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Costs of decommissioning wind turbines at issue

County urged to consider bonds to insulate from liability

Published: Friday, June 13, 2014 1:15 a.m. CST • Updated: Friday, June 13, 2014 11:23 a.m. CST

PRINCETON – Wind farm opponent Ed Gerdes is concerned. If the Big Sky project north of Ohio is decommissioned, how much will it cost to take down the turbines, and where will the money come from? The county? The landowner?

It’s a topic he and others have been researching for a while. Tuesday, he brought it up at the county board meeting, as he did the month before. They now have even more questions.

“The people who should be here talking about the decommissioning are landowners, but as you know, they have a confidentiality clause in their lease which doesn’t allow them to speak publicly,” Gerdes said.

Last month, Gerdes shared a study on decommissioning costs that a Virginia-based company did at the request of his group. According to the study, it would cost about $19.4 million to take down the 87 turbines, about $224,000 each. At that rate, the cost to decommission Big Sky could be in the $10 million to $12 million range.

Gerdes said Tuesday that his group has been talking with people who are recommending the county ask for a performance bond that would cover the entire cost of decommissioning.

“The money you have now at best would cover probably 15 to 20 percent,” he told the board. “And these companies are [limited liability companies], so if they do fold up, there are no assets to cover the rest of the decommissioning.”

Gerdes said his group also learned there are landlords with cellphone towers who aren’t getting paid the rent they are owed, but still must pay the property taxes.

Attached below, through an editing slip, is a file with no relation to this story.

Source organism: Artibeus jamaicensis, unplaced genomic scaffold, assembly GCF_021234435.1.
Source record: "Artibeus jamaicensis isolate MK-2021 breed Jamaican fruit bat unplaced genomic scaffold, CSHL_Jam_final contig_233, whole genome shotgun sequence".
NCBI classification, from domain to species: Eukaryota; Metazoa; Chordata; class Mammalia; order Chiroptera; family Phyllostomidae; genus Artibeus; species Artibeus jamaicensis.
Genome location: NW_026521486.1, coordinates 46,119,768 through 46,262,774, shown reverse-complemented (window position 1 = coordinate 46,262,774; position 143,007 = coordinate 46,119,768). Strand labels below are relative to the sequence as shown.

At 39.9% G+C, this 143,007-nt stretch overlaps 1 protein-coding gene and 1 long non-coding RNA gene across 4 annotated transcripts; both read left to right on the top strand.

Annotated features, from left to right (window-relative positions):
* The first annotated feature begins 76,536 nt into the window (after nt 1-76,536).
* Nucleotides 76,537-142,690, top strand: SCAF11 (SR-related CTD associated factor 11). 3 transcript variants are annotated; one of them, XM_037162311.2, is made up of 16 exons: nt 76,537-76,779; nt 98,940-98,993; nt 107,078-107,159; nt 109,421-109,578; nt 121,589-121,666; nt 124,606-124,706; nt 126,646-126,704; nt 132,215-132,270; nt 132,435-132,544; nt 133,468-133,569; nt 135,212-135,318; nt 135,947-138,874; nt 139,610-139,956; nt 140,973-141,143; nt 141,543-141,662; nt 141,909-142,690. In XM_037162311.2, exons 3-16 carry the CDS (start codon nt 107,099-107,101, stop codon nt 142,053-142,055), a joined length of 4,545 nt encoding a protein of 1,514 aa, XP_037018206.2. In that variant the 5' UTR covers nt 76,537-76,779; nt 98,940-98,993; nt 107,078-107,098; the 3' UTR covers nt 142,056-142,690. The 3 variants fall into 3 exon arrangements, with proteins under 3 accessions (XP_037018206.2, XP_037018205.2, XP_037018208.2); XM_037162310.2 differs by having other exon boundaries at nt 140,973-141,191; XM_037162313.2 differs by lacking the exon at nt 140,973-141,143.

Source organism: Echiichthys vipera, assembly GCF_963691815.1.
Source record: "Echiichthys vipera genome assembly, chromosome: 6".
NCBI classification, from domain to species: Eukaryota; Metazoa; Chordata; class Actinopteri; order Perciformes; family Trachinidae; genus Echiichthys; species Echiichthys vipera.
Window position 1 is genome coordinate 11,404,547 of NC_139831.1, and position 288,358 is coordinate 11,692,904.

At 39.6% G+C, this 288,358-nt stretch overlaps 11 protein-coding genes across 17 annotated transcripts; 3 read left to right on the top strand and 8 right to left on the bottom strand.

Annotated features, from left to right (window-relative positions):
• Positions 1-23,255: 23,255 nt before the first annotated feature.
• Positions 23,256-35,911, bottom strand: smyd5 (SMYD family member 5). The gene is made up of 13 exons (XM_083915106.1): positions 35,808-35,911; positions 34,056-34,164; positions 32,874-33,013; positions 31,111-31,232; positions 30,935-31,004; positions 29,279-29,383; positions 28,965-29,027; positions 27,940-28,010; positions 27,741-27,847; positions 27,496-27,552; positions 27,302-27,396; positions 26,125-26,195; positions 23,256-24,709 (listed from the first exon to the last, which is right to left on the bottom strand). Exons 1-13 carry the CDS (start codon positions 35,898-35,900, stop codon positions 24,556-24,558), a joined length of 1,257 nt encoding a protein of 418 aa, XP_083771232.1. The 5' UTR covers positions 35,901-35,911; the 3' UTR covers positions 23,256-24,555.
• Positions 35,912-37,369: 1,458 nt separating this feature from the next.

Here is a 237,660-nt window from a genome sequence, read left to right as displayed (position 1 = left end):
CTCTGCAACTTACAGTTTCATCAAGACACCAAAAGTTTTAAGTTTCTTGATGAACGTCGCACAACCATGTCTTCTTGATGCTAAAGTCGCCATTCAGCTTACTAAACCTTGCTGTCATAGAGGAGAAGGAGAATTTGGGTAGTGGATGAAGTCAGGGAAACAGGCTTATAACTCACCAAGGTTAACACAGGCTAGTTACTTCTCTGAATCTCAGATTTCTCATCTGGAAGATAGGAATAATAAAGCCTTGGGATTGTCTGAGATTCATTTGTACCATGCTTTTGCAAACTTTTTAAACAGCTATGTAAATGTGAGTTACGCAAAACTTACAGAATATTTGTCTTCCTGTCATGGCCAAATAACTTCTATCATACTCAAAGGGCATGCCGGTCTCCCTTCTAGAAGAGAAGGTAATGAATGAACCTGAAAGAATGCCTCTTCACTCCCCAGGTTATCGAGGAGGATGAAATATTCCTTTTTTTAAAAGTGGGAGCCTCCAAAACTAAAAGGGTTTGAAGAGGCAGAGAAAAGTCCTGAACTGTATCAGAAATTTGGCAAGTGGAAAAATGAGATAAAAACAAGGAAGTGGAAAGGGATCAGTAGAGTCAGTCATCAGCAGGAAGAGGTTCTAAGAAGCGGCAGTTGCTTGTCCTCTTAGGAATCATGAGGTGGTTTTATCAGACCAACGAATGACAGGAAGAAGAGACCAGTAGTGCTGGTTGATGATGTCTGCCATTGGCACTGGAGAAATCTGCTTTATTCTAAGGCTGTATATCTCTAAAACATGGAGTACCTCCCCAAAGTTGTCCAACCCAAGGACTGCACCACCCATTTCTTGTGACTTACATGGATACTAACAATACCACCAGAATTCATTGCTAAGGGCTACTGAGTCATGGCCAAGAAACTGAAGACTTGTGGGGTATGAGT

“So we’re assuming the [wind farm] landowners are going to be responsible for the property taxes, and the question is, from the time the turbines are shut down until they are taken down, are landowners going to be responsible if that could be a 2-year period?

“We assumed they will be responsible for the taxes,” he said. “Plus probably 85 percent of the cost to take them down.”

Gerdes said the turbines must come down.

“They are a hazard, and on top of that, who is liable for injures suffered from the time they are shut down to the time they are taken down? The landowners, I’m assuming, would again have to have some sort of liability insurance to take care of that,” he said.

Gerdes reminded board members that Midwest Energy promised it would take down the project when it was over, then it was bought by Edison Mission, and now it’s owned by Pittsburgh-based EverPower Wind Co.

“I really doubt if they will be here,” he said. “Are they going to come up with $10 million to $12 million to take them down, or are they going to walk away and leave you with $1.8 million to take them down yourself? I don’t think the taxpayers of Bureau County should take them down, and I don’t think the landowners planned on having to take them down.”

Responding to questions from the board, Bureau County State’s Attorney Patrick Herrmann said performance bonds essentially are an insurance policy that is paid for by the company and would not be voided, should the company go into bankruptcy.

Members voted to have Herrmann research the bonds and report back at next month’s meeting.

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